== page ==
"God, here and there, makes madness a calling." -- Ray Bradbury
Terry! I agree. Many were left out. What politics drive the selection is likely pretty complicated. If all the contributors to the motion picture academy were included, it could possibly take up a goodly portion of the hour, for many do die during the year. Nina Foch just died in December. I was glad at least they remembered to put her on the list, tho there were very few clapping. She taught at a California University for years concerning the motion picture arts, and I remember her best for her role in American in Paris opposite Gene Kelly.
Is there a Forrest J. Ackerman Award for something? I'm sure there's a fan award, but the thought comes up because I'm following a similar thread over at StopMotionAnimation.com, regardin the passing of Uncle Ray's long-time producer, Charles H. Schneer:
On the one hand, the last thing this world need is another pointless awards ceremony, but perhaps there's a way to let one grow ourt of these fora.
I would propose a 4SJ award for Amateur of the Year in Pulp Culture, "amateur" in this case in the original sense of the word, as in "one who does it for love." Some others:
A Ray Bradbury Award for Literature in Pulp Culture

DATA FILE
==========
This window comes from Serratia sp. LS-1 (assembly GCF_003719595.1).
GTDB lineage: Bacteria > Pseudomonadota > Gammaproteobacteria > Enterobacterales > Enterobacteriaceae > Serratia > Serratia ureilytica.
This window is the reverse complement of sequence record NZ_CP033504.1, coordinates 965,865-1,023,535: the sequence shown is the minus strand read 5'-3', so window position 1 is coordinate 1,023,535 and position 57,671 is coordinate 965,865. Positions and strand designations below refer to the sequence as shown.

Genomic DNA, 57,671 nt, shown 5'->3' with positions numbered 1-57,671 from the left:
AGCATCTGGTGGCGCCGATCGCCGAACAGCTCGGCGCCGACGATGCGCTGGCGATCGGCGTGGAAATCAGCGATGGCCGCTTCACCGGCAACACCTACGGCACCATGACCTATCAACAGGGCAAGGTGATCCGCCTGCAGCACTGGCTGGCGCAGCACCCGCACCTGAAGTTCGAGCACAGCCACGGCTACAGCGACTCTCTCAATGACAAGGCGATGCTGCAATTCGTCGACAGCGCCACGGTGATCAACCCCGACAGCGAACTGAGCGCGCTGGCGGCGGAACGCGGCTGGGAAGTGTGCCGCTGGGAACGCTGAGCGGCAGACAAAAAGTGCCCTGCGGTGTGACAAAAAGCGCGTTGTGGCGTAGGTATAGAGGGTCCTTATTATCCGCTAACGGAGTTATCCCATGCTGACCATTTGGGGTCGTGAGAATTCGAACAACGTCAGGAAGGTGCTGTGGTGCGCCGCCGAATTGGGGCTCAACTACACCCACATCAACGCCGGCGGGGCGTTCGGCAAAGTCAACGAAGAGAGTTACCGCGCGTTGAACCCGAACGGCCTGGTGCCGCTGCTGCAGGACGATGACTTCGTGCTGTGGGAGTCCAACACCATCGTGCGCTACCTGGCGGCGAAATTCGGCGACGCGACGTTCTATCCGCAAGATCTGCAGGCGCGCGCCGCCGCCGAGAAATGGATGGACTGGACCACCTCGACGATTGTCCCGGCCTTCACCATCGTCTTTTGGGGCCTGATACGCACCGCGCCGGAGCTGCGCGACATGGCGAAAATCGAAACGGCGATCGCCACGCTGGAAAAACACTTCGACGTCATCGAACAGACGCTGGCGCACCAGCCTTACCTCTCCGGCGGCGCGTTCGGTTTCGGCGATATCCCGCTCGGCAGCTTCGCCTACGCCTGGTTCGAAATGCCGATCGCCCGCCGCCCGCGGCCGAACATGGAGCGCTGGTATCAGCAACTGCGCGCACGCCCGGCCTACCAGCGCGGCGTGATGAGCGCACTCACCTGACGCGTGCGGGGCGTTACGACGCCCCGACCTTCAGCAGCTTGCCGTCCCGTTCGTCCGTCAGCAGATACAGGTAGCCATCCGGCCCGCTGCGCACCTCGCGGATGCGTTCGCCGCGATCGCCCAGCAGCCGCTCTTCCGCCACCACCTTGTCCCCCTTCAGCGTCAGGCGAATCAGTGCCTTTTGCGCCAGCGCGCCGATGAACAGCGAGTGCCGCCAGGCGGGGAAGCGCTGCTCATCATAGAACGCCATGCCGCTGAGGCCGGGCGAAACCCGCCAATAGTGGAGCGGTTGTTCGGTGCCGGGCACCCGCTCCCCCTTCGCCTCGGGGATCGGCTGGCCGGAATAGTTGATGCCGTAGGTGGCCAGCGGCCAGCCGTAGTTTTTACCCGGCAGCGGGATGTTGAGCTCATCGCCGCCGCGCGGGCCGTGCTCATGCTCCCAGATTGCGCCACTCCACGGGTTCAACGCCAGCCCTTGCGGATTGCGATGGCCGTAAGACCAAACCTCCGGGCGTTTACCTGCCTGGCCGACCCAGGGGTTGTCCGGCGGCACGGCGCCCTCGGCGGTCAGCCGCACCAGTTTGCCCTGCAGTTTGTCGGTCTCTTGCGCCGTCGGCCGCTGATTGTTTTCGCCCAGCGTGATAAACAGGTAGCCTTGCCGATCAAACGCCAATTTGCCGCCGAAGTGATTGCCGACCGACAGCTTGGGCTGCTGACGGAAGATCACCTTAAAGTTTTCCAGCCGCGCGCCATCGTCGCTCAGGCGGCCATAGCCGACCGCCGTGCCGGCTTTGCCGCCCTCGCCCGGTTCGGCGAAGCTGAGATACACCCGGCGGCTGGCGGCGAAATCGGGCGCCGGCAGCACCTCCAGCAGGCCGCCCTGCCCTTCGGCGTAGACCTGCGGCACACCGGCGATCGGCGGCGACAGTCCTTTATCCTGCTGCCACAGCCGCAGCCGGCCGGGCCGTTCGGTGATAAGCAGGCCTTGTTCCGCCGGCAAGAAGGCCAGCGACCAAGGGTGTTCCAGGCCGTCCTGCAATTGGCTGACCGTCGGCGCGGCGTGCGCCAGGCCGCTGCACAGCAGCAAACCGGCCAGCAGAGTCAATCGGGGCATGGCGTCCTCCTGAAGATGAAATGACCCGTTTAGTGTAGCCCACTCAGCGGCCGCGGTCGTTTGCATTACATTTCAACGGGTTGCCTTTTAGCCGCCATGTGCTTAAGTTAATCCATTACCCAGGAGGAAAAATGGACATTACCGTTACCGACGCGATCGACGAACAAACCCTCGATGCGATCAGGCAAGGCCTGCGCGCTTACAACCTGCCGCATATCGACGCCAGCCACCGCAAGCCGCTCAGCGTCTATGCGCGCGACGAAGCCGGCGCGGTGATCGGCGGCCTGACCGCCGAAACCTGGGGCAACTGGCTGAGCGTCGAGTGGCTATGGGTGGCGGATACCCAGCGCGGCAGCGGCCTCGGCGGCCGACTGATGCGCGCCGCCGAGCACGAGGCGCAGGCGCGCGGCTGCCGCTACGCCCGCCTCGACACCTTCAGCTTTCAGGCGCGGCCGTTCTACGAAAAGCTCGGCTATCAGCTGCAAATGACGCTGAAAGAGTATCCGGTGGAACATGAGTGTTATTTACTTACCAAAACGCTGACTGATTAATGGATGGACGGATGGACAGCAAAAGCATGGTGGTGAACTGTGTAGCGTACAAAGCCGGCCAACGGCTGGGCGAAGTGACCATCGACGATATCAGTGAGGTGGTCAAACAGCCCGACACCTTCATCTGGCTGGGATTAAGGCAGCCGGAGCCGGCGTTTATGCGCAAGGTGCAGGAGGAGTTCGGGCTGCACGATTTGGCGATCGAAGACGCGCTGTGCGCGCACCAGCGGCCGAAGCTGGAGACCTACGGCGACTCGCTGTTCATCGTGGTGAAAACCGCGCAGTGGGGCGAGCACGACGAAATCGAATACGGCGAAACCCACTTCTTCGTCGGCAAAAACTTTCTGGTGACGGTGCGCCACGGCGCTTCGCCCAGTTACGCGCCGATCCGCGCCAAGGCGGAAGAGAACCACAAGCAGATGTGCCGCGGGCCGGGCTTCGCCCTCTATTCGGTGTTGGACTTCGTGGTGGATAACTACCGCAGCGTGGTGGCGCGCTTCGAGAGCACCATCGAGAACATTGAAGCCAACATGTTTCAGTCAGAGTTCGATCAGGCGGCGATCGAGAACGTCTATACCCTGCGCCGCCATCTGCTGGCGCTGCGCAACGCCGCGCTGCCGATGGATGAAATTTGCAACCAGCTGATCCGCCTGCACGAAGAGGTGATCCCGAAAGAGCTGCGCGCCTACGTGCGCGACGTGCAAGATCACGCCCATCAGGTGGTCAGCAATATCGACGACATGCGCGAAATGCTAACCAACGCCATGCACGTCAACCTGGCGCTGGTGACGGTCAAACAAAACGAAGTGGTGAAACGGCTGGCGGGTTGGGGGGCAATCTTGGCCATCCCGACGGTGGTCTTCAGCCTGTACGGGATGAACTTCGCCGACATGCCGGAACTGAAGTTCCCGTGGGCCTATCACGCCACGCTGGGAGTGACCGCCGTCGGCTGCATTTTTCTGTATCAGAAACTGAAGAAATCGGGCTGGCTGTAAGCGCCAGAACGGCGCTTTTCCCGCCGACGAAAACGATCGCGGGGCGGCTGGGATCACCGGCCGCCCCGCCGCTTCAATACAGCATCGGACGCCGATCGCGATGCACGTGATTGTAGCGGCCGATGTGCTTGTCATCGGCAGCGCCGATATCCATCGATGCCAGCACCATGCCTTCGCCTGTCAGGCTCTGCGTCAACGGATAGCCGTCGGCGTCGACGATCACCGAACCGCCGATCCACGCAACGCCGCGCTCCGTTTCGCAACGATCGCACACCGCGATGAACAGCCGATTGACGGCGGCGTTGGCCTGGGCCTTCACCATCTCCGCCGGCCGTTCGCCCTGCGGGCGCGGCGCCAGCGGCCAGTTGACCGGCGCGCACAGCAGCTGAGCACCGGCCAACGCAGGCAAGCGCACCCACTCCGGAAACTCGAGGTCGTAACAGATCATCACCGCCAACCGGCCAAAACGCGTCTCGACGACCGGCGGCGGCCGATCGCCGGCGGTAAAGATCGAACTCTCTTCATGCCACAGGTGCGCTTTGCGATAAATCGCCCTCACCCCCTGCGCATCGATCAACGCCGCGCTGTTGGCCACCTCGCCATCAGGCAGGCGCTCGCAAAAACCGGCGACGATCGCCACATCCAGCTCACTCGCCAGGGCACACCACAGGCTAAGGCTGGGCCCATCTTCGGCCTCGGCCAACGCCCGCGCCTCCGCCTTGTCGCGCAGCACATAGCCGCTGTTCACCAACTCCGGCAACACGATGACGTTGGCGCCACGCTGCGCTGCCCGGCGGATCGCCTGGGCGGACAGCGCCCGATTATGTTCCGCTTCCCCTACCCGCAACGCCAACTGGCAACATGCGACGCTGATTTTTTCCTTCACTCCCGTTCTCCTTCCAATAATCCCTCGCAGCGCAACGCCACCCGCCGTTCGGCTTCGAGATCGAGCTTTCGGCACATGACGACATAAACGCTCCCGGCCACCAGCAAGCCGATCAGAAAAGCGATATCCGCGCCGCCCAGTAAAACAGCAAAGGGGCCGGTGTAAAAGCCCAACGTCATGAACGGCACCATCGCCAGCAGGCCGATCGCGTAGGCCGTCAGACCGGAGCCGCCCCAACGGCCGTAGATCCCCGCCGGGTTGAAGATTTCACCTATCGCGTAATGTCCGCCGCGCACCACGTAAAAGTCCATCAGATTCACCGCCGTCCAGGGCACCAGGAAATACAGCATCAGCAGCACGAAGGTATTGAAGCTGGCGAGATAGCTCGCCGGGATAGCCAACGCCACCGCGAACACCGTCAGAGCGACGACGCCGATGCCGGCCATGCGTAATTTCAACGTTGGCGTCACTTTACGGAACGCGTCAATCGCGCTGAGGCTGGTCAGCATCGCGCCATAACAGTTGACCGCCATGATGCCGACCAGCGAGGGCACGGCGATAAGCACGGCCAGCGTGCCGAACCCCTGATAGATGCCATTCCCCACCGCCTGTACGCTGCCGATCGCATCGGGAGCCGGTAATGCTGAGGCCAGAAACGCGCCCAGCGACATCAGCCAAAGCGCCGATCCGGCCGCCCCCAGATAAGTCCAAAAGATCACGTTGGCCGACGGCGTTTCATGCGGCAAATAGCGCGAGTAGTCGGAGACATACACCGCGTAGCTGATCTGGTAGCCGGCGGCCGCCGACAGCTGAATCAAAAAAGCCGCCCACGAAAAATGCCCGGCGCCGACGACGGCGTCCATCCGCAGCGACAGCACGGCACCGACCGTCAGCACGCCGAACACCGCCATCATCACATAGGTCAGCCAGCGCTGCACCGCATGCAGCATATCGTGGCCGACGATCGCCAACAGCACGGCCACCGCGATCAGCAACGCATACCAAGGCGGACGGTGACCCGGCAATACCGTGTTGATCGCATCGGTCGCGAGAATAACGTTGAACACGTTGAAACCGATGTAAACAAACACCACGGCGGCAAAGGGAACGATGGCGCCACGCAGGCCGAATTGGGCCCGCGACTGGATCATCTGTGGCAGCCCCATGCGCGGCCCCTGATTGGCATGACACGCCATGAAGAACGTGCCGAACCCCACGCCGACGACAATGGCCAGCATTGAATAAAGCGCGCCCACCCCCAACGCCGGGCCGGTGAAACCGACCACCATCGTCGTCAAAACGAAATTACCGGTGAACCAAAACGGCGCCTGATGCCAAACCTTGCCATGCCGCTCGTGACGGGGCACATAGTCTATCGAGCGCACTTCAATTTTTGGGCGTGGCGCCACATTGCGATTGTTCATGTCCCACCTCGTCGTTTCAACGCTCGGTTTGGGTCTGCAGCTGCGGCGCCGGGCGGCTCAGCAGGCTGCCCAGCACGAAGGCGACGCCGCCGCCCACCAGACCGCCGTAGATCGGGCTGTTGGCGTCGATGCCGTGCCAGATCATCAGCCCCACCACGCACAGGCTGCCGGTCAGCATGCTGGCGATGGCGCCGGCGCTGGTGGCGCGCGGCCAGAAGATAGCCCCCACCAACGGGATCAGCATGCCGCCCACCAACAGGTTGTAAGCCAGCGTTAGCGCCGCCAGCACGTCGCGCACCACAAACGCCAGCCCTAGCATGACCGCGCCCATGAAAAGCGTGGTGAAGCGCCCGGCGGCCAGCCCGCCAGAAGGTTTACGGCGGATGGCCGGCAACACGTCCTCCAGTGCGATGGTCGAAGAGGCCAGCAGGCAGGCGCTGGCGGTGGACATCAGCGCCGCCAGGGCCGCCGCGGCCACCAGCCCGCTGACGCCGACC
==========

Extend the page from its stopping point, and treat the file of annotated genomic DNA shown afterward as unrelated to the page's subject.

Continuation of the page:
A Ray Harryhausen Award, to alternate yearly with the Willis O'Brien Award, for Cinema Craft
A Charles H. Schneer Award for Producing Pulp Culture
Such a gathering could happen Oscar Weekend, or better yet, as part of San Diego ComicCon.
Yes. It's a hand. Here's three photos from 4E's 89th birthday bash. First, the three Hands to be given out. Second, 4E prepares to present one. Third, Paul Davids receives one. Paul made that fine documentary The Sci-Fi Boys.
Please forgive me for not being enlightened, but I have wondered many times when I see a post with Willaim Lantry's name on the side and yet a signature of Terry Pace. Are these two different people or is William Lantry a pseudonym or Terry Pace or vice versa?
I appreciate the elucidation.
Elucidation: Terry is playing the part of William Lantry on this board, I shouldn't wonder. You'll remember that character from the great story Pillar of Fire, no doubt.
William Lantry, a corpse, wakes from the grave in the year 2349 to find that the dead are no longer buried, but burned, and there is no longer any fear in the world.